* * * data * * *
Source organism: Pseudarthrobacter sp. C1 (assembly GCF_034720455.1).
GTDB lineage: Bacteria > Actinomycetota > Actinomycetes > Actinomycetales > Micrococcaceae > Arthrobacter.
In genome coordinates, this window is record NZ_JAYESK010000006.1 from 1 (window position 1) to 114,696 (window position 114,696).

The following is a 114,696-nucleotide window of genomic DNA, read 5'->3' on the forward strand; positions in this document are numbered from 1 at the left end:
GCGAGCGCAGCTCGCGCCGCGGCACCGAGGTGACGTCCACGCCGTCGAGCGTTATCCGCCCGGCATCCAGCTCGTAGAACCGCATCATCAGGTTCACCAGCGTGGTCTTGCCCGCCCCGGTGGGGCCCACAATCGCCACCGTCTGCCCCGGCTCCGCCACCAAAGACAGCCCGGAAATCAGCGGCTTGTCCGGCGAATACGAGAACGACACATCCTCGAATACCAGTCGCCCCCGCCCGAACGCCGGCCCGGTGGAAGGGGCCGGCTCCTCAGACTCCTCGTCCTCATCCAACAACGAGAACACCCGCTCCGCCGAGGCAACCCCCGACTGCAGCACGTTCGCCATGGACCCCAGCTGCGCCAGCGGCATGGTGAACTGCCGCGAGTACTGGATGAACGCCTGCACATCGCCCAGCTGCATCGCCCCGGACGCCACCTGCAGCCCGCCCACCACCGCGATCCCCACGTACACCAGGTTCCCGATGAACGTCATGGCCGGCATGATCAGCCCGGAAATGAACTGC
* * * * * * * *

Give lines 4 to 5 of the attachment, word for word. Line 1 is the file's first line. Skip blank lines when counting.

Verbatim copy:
The following is a 114,696-nucleotide window of genomic DNA, read 5'->3' on the forward strand; positions in this document are numbered from 1 at the left end:
GCGAGCGCAGCTCGCGCCGCGGCACCGAGGTGACGTCCACGCCGTCGAGCGTTATCCGCCCGGCATCCAGCTCGTAGAACCGCATCATCAGGTTCACCAGCGTGGTCTTGCCCGCCCCGGTGGGGCCCACAATCGCCACCGTCTGCCCCGGCTCCGCCACCAAAGACAGCCCGGAAATCAGCGGCTTGTCCGGCGAATACGAGAACGACACATCCTCGAATACCAGTCGCCCCCGCCCGAACGCCGGCCCGGTGGAAGGGGCCGGCTCCTCAGACTCCTCGTCCTCATCCAACAACGAGAACACCCGCTCCGCCGAGGCAACCCCCGACTGCAGCACGTTCGCCATGGACCCCAGCTGCGCCAGCGGCATGGTGAACTGCCGCGAGTACTGGATGAACGCCTGCACATCGCCCAGCTGCATCGCCCCGGACGCCACCTGCAGCCCGCCCACCACCGCGATCCCCACGTACACCAGGTTCCCGATGAACGTCATGGCCGGCATGATCAGCCCGGAAATGAACTGC